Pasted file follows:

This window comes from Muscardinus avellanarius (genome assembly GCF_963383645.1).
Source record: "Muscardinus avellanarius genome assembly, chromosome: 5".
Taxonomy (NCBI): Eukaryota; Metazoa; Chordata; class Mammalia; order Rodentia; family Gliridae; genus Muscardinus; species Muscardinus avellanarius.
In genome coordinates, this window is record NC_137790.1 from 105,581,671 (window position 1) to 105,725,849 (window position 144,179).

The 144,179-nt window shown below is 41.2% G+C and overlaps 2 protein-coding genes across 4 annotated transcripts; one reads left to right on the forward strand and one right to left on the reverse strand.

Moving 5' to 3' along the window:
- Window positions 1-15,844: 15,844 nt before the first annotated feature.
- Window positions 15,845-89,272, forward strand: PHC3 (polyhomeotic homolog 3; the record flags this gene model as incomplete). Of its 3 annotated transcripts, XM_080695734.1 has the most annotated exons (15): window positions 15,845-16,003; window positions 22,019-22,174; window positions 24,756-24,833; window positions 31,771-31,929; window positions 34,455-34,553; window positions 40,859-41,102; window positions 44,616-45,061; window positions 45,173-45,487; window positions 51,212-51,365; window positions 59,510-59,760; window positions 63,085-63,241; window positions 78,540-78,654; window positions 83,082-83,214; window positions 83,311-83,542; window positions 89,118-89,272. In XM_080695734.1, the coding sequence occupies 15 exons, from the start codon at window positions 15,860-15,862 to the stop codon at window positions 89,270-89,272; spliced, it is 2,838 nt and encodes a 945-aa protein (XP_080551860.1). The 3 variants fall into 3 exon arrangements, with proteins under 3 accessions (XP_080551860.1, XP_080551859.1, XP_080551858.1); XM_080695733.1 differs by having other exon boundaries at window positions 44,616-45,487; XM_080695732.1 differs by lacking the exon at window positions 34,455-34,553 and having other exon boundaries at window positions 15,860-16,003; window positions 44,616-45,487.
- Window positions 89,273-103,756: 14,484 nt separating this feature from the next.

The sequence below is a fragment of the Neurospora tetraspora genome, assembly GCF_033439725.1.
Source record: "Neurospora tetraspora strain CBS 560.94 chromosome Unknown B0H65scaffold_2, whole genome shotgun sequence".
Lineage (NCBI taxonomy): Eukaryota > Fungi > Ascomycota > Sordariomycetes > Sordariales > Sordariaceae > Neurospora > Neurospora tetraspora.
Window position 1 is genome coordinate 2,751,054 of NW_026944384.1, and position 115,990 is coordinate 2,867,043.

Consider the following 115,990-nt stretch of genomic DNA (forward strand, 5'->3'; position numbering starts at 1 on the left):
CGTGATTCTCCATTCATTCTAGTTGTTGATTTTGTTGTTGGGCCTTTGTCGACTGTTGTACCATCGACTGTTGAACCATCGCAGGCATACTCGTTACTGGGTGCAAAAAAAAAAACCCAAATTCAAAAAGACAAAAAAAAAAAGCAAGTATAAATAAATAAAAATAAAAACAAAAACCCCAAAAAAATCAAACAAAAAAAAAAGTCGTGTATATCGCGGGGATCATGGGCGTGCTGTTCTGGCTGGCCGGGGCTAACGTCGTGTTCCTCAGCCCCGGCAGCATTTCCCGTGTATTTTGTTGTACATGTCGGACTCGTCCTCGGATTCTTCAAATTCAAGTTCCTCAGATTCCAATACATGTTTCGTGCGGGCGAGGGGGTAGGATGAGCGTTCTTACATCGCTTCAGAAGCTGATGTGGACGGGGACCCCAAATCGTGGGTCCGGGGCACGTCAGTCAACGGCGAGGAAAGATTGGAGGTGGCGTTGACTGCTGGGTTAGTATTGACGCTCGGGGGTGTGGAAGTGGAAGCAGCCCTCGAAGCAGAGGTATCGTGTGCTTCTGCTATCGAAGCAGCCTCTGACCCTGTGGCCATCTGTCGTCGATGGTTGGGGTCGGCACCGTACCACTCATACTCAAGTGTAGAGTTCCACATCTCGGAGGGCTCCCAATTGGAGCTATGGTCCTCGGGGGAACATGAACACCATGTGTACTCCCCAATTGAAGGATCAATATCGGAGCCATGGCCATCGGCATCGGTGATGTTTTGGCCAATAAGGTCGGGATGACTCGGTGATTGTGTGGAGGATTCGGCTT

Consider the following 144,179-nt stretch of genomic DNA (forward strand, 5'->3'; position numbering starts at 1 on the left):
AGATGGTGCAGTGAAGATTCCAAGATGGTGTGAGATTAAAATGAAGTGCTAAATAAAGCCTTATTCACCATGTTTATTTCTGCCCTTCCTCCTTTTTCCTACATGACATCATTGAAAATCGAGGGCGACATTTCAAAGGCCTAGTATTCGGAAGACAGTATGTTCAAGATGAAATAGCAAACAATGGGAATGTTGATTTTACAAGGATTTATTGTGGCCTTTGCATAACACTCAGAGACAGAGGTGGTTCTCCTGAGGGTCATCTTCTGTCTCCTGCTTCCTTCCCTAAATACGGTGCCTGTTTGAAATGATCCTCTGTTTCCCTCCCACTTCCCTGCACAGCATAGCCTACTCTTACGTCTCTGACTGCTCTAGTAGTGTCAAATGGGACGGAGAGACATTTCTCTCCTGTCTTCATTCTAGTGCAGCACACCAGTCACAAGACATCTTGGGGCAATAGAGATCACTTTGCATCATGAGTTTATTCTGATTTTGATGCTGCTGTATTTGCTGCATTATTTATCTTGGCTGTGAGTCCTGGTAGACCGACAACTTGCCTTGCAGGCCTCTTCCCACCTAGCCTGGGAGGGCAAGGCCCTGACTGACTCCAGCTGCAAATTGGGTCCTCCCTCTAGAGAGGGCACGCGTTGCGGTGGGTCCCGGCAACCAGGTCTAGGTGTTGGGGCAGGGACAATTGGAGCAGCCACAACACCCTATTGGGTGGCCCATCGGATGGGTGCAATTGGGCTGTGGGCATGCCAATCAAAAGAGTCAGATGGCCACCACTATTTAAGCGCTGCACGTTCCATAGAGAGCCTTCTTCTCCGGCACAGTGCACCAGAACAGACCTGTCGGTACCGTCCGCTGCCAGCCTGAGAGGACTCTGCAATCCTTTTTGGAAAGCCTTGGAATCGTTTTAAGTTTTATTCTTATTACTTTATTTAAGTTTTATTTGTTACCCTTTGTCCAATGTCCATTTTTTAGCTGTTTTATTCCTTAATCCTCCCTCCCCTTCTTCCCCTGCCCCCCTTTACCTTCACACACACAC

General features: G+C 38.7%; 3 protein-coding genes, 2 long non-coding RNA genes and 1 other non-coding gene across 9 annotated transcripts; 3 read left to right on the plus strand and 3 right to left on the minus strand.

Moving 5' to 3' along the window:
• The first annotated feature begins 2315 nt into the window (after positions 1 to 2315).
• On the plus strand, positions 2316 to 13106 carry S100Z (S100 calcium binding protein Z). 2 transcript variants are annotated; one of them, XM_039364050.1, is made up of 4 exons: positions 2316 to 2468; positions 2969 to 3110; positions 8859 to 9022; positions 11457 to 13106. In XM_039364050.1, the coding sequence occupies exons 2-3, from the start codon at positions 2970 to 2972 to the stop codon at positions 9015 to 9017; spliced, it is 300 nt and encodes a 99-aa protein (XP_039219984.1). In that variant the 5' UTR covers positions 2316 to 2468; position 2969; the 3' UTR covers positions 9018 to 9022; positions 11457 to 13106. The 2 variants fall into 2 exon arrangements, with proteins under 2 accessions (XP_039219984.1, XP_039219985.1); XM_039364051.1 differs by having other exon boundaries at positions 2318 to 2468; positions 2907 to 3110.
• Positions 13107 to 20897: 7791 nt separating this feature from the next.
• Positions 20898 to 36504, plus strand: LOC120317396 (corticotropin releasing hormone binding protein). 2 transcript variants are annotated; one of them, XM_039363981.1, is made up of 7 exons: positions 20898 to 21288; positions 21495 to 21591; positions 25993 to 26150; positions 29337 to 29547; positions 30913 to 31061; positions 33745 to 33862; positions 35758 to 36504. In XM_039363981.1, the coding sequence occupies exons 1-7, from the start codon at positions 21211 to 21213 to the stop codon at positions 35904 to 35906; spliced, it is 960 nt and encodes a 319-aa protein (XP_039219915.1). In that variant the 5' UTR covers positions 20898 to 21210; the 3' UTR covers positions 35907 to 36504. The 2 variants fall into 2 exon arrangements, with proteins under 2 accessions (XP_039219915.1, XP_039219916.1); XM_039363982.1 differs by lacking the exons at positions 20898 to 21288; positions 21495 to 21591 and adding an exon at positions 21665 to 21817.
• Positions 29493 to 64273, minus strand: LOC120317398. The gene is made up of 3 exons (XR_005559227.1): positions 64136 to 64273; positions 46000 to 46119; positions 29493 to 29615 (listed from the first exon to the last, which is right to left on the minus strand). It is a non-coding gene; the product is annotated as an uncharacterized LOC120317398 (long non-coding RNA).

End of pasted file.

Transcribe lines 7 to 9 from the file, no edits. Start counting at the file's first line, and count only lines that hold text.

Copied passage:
- Window positions 1-15,844: 15,844 nt before the first annotated feature.
- Window positions 15,845-89,272, forward strand: PHC3 (polyhomeotic homolog 3; the record flags this gene model as incomplete). Of its 3 annotated transcripts, XM_080695734.1 has the most annotated exons (15): window positions 15,845-16,003; window positions 22,019-22,174; window positions 24,756-24,833; window positions 31,771-31,929; window positions 34,455-34,553; window positions 40,859-41,102; window positions 44,616-45,061; window positions 45,173-45,487; window positions 51,212-51,365; window positions 59,510-59,760; window positions 63,085-63,241; window positions 78,540-78,654; window positions 83,082-83,214; window positions 83,311-83,542; window positions 89,118-89,272. In XM_080695734.1, the coding sequence occupies 15 exons, from the start codon at window positions 15,860-15,862 to the stop codon at window positions 89,270-89,272; spliced, it is 2,838 nt and encodes a 945-aa protein (XP_080551860.1). The 3 variants fall into 3 exon arrangements, with proteins under 3 accessions (XP_080551860.1, XP_080551859.1, XP_080551858.1); XM_080695733.1 differs by having other exon boundaries at window positions 44,616-45,487; XM_080695732.1 differs by lacking the exon at window positions 34,455-34,553 and having other exon boundaries at window positions 15,860-16,003; window positions 44,616-45,487.
- Window positions 89,273-103,756: 14,484 nt separating this feature from the next.